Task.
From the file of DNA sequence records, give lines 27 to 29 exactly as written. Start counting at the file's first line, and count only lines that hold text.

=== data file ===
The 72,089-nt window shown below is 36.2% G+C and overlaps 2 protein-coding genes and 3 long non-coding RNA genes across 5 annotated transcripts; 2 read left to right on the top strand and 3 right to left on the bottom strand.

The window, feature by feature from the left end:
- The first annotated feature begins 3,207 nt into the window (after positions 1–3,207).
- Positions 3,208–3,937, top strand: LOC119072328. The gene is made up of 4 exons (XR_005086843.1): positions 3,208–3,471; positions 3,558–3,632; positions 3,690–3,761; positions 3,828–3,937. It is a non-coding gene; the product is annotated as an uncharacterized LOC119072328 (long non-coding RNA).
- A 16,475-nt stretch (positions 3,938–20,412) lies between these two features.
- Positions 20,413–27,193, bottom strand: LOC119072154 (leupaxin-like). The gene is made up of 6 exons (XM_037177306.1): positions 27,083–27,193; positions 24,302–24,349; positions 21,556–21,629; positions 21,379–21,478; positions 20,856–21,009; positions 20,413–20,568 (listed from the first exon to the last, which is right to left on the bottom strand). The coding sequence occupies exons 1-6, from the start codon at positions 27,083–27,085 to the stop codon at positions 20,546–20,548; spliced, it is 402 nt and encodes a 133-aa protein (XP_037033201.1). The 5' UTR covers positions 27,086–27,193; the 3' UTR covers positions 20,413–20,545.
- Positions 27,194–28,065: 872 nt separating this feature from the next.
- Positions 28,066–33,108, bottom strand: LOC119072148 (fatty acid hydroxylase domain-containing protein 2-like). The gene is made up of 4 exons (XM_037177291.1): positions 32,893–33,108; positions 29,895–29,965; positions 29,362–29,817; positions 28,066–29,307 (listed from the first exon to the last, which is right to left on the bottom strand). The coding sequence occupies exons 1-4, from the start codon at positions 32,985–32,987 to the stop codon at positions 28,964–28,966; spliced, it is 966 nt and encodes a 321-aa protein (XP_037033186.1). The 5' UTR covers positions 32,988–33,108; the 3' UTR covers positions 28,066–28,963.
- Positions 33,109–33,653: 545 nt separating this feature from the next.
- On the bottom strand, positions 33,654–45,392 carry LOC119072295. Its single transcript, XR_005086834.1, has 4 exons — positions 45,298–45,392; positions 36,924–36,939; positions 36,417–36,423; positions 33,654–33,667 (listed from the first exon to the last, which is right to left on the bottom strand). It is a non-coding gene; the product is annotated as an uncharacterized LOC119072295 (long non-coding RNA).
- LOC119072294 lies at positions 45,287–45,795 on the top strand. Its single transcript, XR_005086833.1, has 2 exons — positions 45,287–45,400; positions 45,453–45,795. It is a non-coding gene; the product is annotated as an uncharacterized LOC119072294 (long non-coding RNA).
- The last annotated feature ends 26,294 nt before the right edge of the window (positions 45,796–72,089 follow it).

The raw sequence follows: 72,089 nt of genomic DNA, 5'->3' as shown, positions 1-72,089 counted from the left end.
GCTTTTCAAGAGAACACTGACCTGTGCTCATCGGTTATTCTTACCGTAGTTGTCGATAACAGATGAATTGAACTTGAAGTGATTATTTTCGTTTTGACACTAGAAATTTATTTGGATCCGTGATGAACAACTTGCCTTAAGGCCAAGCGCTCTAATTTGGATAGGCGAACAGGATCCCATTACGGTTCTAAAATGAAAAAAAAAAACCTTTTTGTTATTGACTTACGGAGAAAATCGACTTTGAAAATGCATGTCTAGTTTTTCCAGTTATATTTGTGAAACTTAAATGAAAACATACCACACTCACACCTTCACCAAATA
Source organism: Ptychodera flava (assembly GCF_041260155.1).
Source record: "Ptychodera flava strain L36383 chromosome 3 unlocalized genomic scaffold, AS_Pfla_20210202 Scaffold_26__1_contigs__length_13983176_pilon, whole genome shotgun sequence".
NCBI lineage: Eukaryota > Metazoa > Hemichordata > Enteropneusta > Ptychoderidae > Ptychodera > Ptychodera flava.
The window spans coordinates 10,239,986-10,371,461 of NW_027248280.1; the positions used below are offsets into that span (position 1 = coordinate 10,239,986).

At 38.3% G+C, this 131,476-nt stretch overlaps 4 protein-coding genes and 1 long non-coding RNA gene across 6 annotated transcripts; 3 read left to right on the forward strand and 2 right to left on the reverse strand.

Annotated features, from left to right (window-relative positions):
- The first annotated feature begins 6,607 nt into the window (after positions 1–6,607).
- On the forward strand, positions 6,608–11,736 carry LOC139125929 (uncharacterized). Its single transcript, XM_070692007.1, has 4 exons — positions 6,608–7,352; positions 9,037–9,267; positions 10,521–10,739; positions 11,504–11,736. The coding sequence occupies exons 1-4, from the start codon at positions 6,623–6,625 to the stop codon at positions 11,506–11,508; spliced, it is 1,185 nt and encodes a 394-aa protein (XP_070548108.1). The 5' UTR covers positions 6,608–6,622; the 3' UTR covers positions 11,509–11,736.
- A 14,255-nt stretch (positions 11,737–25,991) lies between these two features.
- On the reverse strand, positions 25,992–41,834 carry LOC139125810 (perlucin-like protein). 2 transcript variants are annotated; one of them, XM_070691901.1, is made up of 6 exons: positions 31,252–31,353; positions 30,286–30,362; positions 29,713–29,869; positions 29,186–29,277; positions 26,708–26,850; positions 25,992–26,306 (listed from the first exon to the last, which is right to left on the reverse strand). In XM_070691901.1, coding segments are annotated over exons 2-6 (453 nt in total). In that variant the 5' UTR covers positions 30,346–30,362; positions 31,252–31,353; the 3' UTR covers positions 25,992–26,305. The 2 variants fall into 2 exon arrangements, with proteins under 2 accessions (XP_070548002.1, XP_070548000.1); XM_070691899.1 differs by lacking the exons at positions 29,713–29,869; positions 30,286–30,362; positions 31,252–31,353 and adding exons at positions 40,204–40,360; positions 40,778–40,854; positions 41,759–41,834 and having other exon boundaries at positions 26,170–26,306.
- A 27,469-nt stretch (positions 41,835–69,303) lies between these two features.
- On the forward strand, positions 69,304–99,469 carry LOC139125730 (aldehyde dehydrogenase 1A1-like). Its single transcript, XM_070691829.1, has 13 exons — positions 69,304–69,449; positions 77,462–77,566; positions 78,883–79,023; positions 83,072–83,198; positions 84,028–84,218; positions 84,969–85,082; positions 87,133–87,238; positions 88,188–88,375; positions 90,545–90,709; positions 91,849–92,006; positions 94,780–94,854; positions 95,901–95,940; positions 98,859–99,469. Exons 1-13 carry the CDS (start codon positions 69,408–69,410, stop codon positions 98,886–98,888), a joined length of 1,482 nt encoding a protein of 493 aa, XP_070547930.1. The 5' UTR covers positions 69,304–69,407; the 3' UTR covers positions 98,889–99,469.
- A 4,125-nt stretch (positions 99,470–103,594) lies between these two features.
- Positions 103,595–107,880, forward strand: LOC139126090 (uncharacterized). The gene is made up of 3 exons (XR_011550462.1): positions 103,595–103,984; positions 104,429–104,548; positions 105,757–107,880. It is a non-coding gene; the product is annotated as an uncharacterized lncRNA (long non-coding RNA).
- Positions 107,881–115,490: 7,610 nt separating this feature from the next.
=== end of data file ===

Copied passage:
- A 4,125-nt stretch (positions 99,470–103,594) lies between these two features.
- Positions 103,595–107,880, forward strand: LOC139126090 (uncharacterized). The gene is made up of 3 exons (XR_011550462.1): positions 103,595–103,984; positions 104,429–104,548; positions 105,757–107,880. It is a non-coding gene; the product is annotated as an uncharacterized lncRNA (long non-coding RNA).
- Positions 107,881–115,490: 7,610 nt separating this feature from the next.